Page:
MediaFile

Tech wrap: Wikipedia, Google protest anti-piracy bill

The English homepage of Wikipedia went dark and Google’s search page ran the logo “Tell Congress: Please don’t censor the web!” in protest of legislation designed to stop copyright piracy but the free online encyclopedia says “could fatally damage the free and open Internet.” Big tech names including Facebook and Twitter declined to participate in protests of the House of Representatives’ Stop Online Piracy Act and the Senate’s PROTECT Intellectual Property Act, despite their opposition to the legislation, unwilling to sacrifice a day’s worth of revenue and risk the ire of users.

European regulators will decide around the end of March whether to file a formal complaint against Google for misuse of its market position, EU Competition Commissioner Joaquin Almunia told Reuters. Until this point officials had been playing down expectations of an early conclusion to the informal investigation stage, although there still could be a long way to go. Antitrust investigations typically take several years.

EBay’s fourth-quarter profit jumped as the e-commerce company saw solid growth in its online marketplaces and an increase in transactions processed through its PayPal electronic payments business. The operator of the world’s largest online marketplace reported fourth-quarter net income of $2 billion, or $1.51 a share, compared with $559 million, or 42 cents a share, a year earlier. Revenue rose 35 percent to $3.38 billion.

Suspicion is growing that operatives in China, rather than India, were behind the hacking of emails of an official U.S. commission that monitors relations between the United States and China, U.S. officials said. U.S. officials who spoke to Reuters on condition of anonymity said the roundabout way the commission’s emails were obtained strongly suggests the intrusion originated in China, possibly by amateurs, and not from India’s spy service, as previously thought.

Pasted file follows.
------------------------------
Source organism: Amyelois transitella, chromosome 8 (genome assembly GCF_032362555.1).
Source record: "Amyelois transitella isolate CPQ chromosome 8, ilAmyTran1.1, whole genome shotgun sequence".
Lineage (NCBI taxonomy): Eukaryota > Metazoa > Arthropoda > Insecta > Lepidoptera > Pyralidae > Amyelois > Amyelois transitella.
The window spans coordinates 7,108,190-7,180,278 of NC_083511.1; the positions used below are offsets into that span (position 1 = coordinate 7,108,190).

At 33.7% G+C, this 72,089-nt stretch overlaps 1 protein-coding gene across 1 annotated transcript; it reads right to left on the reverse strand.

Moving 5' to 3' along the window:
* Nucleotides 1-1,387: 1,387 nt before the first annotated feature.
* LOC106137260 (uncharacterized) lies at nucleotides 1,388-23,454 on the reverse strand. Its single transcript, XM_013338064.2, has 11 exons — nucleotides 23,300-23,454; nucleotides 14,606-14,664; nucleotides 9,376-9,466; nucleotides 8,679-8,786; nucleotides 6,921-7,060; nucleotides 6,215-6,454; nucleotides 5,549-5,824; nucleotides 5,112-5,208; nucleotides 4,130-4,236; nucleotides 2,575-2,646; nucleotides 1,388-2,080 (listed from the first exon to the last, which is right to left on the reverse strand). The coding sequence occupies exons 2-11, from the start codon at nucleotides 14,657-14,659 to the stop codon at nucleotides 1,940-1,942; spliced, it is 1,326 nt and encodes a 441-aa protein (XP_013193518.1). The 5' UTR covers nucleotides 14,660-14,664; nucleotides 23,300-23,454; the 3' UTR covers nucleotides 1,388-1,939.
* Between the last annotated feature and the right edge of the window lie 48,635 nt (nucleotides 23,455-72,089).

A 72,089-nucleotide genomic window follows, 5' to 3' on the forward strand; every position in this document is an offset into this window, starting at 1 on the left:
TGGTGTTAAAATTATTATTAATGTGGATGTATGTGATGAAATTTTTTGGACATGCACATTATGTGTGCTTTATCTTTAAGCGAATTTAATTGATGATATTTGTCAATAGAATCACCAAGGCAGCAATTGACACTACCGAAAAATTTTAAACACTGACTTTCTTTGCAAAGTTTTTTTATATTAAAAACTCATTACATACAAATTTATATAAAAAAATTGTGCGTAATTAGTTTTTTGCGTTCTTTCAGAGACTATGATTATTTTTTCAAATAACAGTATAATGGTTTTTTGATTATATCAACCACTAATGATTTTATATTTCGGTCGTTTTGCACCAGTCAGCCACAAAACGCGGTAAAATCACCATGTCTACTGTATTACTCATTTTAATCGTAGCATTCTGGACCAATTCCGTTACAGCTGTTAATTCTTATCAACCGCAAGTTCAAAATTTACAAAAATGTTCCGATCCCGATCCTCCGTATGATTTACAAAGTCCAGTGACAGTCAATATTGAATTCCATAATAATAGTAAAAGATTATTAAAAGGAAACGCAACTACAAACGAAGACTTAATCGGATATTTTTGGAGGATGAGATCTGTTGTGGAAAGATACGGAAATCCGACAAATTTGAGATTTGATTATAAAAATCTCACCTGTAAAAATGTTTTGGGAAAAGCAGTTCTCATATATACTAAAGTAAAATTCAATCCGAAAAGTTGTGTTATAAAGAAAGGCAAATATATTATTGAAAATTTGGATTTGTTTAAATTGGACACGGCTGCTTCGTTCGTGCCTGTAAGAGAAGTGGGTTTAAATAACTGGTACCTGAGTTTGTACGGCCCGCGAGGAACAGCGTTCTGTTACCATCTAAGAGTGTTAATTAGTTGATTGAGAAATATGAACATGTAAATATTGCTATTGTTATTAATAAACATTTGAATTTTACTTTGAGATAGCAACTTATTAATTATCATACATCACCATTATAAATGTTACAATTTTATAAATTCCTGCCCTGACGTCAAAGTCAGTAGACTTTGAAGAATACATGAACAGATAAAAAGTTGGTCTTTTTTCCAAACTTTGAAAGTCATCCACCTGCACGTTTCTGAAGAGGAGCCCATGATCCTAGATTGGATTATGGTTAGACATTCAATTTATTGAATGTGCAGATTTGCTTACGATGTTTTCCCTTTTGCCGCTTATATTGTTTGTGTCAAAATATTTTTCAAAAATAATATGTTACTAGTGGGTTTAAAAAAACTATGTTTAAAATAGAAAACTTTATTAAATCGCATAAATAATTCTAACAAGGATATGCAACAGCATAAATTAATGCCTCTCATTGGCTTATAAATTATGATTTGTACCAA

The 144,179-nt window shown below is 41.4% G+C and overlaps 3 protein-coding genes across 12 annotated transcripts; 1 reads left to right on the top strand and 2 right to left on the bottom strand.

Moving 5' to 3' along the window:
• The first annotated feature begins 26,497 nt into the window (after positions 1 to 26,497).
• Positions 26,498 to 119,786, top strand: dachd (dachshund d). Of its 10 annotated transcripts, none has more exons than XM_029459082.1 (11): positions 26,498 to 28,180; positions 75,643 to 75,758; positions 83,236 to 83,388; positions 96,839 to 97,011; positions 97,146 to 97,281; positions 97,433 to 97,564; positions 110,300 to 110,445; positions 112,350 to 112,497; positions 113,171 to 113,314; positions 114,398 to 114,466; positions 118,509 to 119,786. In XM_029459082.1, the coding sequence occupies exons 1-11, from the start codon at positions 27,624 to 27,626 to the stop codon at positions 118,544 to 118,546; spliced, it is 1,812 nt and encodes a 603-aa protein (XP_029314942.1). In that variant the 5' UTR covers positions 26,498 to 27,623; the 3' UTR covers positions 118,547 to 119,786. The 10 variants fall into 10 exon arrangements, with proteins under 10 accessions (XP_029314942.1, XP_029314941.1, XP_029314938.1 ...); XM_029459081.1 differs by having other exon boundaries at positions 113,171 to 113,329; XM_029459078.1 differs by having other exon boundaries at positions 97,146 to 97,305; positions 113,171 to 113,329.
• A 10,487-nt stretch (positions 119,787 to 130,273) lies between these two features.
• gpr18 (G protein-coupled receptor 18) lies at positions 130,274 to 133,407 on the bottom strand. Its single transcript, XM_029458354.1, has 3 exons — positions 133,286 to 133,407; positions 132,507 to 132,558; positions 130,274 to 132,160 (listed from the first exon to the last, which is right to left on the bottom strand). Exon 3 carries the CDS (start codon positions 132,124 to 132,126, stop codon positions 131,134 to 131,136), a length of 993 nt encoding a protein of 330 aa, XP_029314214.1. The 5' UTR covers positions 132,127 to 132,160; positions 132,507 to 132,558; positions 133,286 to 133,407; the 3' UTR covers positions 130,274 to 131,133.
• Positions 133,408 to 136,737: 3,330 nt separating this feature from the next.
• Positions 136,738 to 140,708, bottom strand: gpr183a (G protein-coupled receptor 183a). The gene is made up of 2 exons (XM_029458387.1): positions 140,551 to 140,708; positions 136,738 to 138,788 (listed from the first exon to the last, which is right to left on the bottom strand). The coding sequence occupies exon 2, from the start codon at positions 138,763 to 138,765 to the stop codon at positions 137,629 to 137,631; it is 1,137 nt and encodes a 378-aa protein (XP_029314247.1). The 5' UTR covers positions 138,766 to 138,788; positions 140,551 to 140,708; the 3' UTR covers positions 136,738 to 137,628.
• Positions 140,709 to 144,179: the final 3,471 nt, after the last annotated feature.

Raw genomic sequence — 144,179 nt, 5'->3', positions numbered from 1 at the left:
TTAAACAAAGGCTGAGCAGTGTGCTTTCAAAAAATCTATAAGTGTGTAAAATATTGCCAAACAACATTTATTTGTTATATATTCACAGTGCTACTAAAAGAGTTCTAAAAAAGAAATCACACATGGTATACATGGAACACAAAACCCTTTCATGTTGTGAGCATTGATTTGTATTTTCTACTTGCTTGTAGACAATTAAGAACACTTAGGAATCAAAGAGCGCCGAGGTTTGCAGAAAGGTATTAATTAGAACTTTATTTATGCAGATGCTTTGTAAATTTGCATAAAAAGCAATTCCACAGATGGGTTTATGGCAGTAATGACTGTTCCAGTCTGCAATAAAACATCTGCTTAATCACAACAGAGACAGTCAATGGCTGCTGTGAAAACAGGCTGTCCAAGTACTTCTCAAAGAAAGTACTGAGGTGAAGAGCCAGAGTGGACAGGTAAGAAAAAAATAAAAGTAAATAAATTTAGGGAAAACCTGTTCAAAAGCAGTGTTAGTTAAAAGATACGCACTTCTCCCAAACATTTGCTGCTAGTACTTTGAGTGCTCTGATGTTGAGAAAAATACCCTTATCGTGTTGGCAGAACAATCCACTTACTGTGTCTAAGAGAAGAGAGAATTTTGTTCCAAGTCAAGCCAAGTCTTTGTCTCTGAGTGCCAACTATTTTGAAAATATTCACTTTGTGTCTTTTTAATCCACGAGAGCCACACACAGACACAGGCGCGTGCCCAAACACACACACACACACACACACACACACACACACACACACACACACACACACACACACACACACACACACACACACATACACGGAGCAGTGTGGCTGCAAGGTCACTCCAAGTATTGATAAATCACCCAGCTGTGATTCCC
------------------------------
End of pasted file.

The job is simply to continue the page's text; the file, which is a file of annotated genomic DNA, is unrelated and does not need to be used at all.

Cellphone makers are set to struggle with slow sales growth this year as a weaker global economy discourages consumers from replacing older handsets. Fourth-quarter results are likely to show the slowdown under way. Apple’s long-awaited iPhone 4S and Samsung’s new, broad offering were likely the exceptions in an otherwise lackluster Christmas holiday season. Vendors are expected to report sales of around 142 million smartphones in the October-December quarter, up 42 percent from a year ago, according to a Reuters poll. But analysts said not everyone benefited. “We expect smartphone demand to have remained robust in the fourth quarter, but price erosion is intensifying. Profitability remains the crucial yardstick and it’s likely Apple and Samsung extended their lead,” said CCS Insight analyst Geoff Blaber.

Tech wrap: Zappos hacked

Online shoe retailer Zappos told customers this weekend that it has been the victim of a cyber attack affecting more than 24 million customer accounts in its database. The popular retailer, which is owned by Amazon.com, said customers’ names, email addresses, billing and shipping addresses, phone numbers and the last four digits of credit card numbers and scrambled passwords were stolen. The company, which is well known for its customer service, said due to the high volume of customer calls it is expecting it will temporarily switch off its phones and direct customers to contact via email.

Hackers disrupted online access to the Tel Aviv Stock Exchange, El Al Airlines and three banks in what the government described as a cyber-offensive against Israel. The attacks came just days after an unidentified hacker, proclaiming Palestinian sympathies, posted the details of thousands of Israeli credit card holders and other personal information on the Internet in a mass theft. Israel opened an agency to tackle cyber attacks earlier this month.

A hacker who goes by the name of “Yama Tough” threatened Saturday to release the full source code for Symantec’s flagship Norton Antivirus software on Tuesday. Last week, Yama Tough released fragments of source code from Symantec products along with a cache of emails. The hacker said all the data was taken from Indian government servers.

Tech wrap: Apple reveals child labor at some suppliers